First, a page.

Dennis and Kayla White of Lynchburg, Tennessee, had long wanted to start their own business. “I’m a credit analyst, so I work with numbers all day,” Kayla says. “But that is so not me! I think of myself as a creative person, and I love design. When this house came up at auction in October of 2018, we thought it would be a chance for us to launch a venture of our own, and for me to do the work I love.”
The house is a two-storey, 3800-square-foot I-house with Greek Revival influences. It was built in 1858 for Townsend Port Green, a lumber dealer and wealthy landowner. In this handsome manse, he and his wife, Mary Ann Landiss, raised 14 children. The family fortune declined after the Civil War; in the early 1880s, Green sold the house to local whiskey merchant Daniel S. Evans.
Evans put his own permanent mark on the house around 1888, when he hired “plain painter” Fred Swanton to decorate the south parlor with seven landscape scenes.
“The Green–Evans House is a local landmark,” Kayla White says. Still, when the house was on the auction block, the Whites were the only ones to bid on it: “We paid about half of the appraisal value.”
Its true value is considerable: The house is largely intact, with its original exterior, large rooms, and fine woodwork. Kayla and Dennis (he’s an HVAC engineer at a local air-force base) bought the big house to serve as a picturesque venue for small events.
“We didn’t have to do much, structurally … even though the house had once been used as a barn, it had been maintained,” Kayla explains. “In 1990, a previous owner did extensive restoration as he worked to have the house listed on the National Register of Historic Places.” The research required for listing provided the Whites with an invaluable trove of information about its construction, history, and local significance.
According to the National Register application: “The two-storey portico on the west facade is the most prominent Greek Revival feature. However, as was common on folk forms like the I-house, square columns were a vernacular adaptation of classical round columns. Such columns often lacked classical capitals.
“Other Greek Revival characteristics include the narrow line of transom and sidelights incorporated into the elaborate door surround, the pilasters used along the west facade, the six-light sash windows, and window surrounds that are less elaborate than the doorway.”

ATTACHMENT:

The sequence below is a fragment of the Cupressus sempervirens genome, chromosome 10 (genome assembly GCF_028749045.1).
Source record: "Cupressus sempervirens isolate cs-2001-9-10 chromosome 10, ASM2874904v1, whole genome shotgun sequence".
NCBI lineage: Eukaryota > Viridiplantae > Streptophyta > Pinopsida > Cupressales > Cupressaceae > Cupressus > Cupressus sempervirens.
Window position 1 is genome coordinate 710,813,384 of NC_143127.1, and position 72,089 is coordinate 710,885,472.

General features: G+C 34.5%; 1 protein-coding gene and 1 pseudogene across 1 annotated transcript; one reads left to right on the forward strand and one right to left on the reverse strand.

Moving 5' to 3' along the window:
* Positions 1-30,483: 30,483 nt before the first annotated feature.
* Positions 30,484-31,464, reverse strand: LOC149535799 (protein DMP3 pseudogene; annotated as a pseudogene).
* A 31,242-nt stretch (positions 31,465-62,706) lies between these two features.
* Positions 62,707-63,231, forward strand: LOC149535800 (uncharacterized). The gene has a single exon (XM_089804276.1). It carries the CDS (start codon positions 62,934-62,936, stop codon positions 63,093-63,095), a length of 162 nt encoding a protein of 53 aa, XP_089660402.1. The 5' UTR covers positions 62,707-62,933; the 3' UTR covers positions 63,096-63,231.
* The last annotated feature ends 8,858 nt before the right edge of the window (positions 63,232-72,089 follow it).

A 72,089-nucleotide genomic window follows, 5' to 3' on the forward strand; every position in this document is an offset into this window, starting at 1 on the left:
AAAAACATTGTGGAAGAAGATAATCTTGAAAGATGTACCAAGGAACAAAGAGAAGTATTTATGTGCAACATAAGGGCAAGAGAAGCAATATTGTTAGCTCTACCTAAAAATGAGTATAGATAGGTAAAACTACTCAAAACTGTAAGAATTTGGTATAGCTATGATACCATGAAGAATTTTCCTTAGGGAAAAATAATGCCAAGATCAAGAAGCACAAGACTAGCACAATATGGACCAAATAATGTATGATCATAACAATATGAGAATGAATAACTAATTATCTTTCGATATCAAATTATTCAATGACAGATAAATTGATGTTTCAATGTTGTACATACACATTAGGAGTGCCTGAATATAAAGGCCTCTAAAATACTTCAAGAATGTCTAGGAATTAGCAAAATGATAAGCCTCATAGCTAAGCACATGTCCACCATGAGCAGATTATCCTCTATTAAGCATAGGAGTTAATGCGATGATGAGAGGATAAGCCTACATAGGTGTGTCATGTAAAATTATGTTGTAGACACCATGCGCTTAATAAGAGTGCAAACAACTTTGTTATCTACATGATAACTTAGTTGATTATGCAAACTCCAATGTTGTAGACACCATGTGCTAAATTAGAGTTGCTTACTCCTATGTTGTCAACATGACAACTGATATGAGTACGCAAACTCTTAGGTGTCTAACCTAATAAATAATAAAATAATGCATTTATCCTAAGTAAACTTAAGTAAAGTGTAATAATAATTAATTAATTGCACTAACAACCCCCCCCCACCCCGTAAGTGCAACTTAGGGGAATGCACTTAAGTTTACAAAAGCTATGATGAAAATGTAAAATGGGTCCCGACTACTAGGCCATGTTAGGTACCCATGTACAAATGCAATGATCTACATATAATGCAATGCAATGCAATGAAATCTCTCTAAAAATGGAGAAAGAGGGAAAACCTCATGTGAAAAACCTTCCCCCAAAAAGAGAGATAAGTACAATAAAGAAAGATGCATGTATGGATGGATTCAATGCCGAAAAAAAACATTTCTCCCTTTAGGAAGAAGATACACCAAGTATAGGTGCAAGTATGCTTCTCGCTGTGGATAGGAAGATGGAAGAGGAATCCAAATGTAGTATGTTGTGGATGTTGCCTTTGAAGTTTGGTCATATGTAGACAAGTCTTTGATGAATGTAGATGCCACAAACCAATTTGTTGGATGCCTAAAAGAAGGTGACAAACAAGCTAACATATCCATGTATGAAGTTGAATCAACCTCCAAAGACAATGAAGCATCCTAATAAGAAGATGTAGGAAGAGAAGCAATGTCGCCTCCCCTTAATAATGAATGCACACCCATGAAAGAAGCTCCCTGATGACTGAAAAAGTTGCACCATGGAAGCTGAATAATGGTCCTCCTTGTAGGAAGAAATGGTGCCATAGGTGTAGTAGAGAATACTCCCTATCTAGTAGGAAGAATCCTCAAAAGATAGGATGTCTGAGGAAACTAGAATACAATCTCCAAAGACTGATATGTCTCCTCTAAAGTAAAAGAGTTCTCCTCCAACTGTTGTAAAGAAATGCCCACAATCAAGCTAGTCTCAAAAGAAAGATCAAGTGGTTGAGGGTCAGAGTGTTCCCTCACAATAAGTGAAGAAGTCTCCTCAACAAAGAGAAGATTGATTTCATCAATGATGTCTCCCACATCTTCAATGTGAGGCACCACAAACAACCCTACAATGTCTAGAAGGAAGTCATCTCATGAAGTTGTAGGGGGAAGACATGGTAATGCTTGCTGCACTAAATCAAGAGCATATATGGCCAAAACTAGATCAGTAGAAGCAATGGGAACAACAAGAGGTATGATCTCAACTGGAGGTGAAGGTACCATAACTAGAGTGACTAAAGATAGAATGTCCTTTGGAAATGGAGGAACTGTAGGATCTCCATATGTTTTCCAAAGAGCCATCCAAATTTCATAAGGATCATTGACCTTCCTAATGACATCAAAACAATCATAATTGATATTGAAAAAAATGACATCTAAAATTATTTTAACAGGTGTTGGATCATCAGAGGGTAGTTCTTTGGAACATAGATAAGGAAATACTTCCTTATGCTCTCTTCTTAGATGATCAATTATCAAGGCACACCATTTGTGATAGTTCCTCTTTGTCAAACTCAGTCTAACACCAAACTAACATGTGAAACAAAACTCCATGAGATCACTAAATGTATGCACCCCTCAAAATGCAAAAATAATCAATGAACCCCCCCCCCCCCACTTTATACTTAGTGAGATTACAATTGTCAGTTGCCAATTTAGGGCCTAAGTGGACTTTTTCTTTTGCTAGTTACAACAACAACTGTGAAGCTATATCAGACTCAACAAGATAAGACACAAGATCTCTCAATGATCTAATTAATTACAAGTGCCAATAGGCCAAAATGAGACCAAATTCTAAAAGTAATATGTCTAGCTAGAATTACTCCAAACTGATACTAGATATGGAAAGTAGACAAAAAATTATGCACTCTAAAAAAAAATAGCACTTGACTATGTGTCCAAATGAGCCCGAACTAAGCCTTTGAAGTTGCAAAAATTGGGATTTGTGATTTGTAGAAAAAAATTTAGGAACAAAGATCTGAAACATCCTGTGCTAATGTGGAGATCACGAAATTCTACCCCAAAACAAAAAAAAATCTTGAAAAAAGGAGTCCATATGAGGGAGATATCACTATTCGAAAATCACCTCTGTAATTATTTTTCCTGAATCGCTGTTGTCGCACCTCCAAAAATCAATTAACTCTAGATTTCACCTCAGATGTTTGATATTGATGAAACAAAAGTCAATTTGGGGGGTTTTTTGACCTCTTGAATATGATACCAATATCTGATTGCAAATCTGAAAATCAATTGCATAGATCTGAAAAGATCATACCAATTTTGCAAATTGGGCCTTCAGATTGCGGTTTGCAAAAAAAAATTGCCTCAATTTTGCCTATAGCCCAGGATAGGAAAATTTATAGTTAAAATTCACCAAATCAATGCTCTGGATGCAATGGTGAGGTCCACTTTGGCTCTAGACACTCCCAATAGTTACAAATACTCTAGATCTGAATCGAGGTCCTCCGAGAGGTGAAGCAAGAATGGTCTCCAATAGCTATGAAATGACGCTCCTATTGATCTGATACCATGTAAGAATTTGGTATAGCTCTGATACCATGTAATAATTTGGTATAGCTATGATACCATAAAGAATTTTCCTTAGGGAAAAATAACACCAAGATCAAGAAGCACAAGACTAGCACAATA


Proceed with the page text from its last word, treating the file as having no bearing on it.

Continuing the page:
Making the interior ready for guests was a family event. “My mother and I renovated every room,” Kayla says. “We peeled away a lot of carpeting and scraped off many layers of paint. For the dining room, my grandfather, BillyAllen, made the two 10-foot farmhouse tables from 100-year-old lumber.”
The original dining room in the rear ell had become a kitchen in 1990; the family installed a new kitchen in the space. Kayla, her mother and grandfather spent four months chiseling and scraping blue paint from a shiplap wall. After that, they decided to leave other shiplap kitchen walls painted.
Dennis and Kayla White named the house Promise Manor, celebrating its purpose and the fulfillment of their dream. Since opening in 2019, they’ve hosted more than 80 events, two open houses, and countless photo sessions. With its two-storey columned portico, the exterior is catnip for photographers, as are the stair hall and elegant rooms. Soon Kayla’s mother will open a floral business in the house, serving the events. And Kayla herself may be able to quit her day job.
What’s an I-house?
First identified by researchers in the 1930s as common in Illinois, Indiana, and Iowa (thus the name), the I-house is a vernacular form, not a style, which may be plain or embellished. Essentially, it is a two-storey, single-pile (one room deep) house with a tall, narrow silhouette. The façade is usually symmetrical. It is most prevalent in the Mid-Atlantic and South.